Would you be interested in collaborating on this? Has anything progressed beyond what was publicly discussed on the sustran list?
Lisa Peterson, Communications Director
From: Eric Britton, Paris
Sent: Wednesday, July 14, 2004 10:35 PM
Wednesday, July 14, 2004, Paris, France, Europe
Splendid idea. And yes, I certainly agree that this is a fine occasion to be a bit severe with them - in Mississippi we call it plan speaking - on a number of grounds of which you have already done a good job in opening up the box. I have been ginning up a game plan on this but work has gotten a bit in the way. But the delay is only momentary.
What I propose now with your agreement and fine tuning is:
From: Lisa Peterson, ITDP, New York
Sent: Friday, July 16, 2004 9:35 PM
Eric and all,
Thanks for raising this import issue. As many of you have pointed out, the Mobility 2030 report is disappointing at best, if not a dangerous attempt to greenwash the industry's expansion into developing countries.
We'd like to develop a critique of the report, and invite any of you to submit points for inclusion. I can compile them and circulate a combined critique to the list for comment and feedback.
Some general points of criticism, to add to what you've all been saying:
From: Eric Britton, Paris
Sunday, July 18, 2004, Paris, France, Europe
Subject: WBCSD Mobility 2030 report - International Peer Review
This cooperation with the ITDP and all of us in this cooperative venture strikes me as an truly admirable example of a concrete way in which we can put our long and carefully developed, highly knowledgeable and fully independent world policy and practice network to work in the cause of sustainable development and social justice. I think we all agree that the WBCSD report and its recommendations needs to be put into the proper perspective of the real issues and choices that together constitute the sustainability agenda. And that as it stands this is a job which has yet to be done.
Our ultimate goal is of course not to trash the WBCSD report - nobody's perfect - but rather to see if we can seize this opportunity to set what they have done in a much needed broader, true activist sustainability perspective. The sponsors offer it as a step in a process which has yet to be engaged. There I think we are all in full agreement with them. So let's engage.
I am sure that we are all pretty much agreed that when we want to do is achieve useful positive results. Thus, rather than nag them, I propose that we seize this deliberately as a rare opportunity to lay the base for a real international coalition in favor of sustainable development - and sustainable mobility - with a strong commitment to the real bottom line. Our view of sustainability is that the contrary conditions are there, pressing terribly hard, and that all the trends are in the wrong direction. Sustainability will not wait.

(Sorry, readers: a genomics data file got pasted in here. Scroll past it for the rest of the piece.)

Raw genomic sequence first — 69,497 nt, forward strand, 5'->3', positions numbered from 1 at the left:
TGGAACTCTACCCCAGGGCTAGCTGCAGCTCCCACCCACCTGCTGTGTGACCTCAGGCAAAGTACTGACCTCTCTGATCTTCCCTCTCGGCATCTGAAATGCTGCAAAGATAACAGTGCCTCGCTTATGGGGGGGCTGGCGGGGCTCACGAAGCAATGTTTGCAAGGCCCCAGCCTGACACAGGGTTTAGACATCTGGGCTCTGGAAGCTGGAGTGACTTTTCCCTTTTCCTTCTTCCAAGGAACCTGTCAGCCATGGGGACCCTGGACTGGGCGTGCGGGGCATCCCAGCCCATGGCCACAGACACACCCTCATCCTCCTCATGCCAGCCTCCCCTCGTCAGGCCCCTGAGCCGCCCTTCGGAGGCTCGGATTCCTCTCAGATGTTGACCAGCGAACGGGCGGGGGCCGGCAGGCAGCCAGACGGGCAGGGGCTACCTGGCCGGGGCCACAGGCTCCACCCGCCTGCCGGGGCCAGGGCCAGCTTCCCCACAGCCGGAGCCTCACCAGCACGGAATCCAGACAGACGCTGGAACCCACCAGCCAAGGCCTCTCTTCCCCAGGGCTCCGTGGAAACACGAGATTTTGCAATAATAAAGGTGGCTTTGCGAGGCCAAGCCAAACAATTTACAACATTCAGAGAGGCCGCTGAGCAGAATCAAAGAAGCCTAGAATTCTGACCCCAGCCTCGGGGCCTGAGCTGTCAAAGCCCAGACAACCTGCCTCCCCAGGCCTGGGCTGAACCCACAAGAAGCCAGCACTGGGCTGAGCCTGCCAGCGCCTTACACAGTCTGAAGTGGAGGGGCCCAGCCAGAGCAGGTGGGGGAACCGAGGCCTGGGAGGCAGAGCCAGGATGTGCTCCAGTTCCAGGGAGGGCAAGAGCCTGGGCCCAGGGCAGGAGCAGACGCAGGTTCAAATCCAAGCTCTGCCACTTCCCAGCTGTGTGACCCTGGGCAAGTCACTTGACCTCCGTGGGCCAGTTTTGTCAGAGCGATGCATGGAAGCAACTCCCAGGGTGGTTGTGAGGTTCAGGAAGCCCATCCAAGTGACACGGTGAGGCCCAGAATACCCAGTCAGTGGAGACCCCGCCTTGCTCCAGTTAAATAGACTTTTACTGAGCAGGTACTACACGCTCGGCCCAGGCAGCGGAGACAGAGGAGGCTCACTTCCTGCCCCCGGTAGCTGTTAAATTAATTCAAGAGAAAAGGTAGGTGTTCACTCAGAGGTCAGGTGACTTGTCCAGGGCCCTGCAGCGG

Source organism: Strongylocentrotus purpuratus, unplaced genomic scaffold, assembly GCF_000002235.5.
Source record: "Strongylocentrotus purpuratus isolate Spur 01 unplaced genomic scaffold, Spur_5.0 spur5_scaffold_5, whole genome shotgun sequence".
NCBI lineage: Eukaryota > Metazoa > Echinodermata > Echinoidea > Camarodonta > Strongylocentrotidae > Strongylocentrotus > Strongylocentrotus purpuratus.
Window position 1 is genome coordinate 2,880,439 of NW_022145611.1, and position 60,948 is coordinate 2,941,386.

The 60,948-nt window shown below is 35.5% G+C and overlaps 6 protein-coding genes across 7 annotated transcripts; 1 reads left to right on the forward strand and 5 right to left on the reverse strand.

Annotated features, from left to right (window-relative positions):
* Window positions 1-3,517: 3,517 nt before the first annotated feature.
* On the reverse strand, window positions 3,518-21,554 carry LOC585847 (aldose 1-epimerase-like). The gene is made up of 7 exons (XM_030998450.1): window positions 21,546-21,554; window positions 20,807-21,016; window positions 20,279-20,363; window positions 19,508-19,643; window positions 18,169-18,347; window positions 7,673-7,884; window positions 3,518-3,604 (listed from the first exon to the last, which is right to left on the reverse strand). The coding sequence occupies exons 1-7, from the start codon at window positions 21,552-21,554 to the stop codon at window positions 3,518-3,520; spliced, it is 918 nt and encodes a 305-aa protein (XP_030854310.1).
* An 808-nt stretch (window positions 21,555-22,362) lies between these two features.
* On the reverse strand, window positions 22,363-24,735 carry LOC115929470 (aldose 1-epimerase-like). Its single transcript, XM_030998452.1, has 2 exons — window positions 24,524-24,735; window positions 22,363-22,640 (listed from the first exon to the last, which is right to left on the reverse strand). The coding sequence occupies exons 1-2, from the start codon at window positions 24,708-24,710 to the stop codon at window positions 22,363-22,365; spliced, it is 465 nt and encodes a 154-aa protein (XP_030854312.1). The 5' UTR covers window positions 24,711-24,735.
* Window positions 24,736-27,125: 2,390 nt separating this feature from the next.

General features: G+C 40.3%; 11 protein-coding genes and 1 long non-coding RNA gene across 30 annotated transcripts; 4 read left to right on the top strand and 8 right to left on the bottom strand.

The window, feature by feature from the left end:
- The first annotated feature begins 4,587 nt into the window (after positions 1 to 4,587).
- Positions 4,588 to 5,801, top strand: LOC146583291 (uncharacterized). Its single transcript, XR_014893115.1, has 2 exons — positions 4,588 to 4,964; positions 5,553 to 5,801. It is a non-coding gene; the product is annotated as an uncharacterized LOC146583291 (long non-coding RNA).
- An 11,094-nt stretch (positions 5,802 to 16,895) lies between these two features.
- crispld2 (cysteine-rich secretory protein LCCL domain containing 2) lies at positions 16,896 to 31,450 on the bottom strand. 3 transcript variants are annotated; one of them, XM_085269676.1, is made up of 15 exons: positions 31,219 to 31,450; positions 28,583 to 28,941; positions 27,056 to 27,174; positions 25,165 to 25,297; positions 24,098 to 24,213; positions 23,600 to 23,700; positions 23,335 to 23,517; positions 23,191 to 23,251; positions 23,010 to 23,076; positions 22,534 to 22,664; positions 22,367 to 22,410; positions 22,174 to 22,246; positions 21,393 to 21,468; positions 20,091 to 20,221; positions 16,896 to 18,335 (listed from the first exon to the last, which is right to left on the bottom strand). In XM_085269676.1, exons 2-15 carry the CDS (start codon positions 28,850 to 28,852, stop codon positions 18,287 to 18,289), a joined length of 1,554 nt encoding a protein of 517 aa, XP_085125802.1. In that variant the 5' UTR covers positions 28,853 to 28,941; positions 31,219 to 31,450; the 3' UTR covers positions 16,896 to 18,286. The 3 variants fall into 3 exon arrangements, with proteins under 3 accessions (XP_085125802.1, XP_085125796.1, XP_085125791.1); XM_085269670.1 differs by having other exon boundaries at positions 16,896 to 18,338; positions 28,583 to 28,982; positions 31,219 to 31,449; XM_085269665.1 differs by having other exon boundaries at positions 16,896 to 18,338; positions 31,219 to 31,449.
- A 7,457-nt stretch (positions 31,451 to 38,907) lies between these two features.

But where, if this is so important, is this huge and one would hope spirited public dialogue taking place? For my part, I have scanned for critical articles that take an honest whack at the issues but thus far have been unable to come up with any. (See below for a quick summary of articles identified in the process.) Such an important problem area, and such little honest informed discussion. Hmm.
Let me not push this further for now, since my role here is not to blab but to help as I can in simulating and facilitating the discussions and process which we are now engaging. So, in addition to Lisa's three good points below, along with those brought up by Eric Bruun and Lee Schipper (also below), let me propose the following points and questions that it may be worthwhile commenting:
Sub-text: There is a huge hidden sub-text which I believe is vital here. It is this: "Every day that the present transportation paradigm continues without radical overhaul is money in the bank for the report's auto and energy industry sponsors: BP, DaimlerChrysler, Ford, General Motors, Honda, Michelin, Nissan, Norsk Hydro, Renault, Shell, Toyota and Volkswagen". If this is true, it means that the level of both urgency - and their responsibility at the major financial beneficiaries of the present arrangements - becomes quite other than what we see in those pages.
Missing issues? The report deals with a fairly long list of issues, targets. Good. But what are the issues that it is failing to address? Can we make a good list of these? And what are the consequences of this/these failures?
Surprising recommendations? Can we - can they? - point up any surprising recommendations that might not have been anticipated, given who they are, what they are doing, and where their interests lie.
Time horizon? What about the time horizon chosen? Is 2030 the right time horizon to focus on for issues such as these? For the decisions that need to be taken today - if the issues are indeed urgent. What is the implication of this choice? The cost?
Gravitas and quieting: And what about the implications of the report coming as it does from a respected international group like the WBCSD whose announced mission is "To provide business leadership as a catalyst for change toward sustainable development, and to promote the role of eco-efficiency, innovation and corporate social responsibility."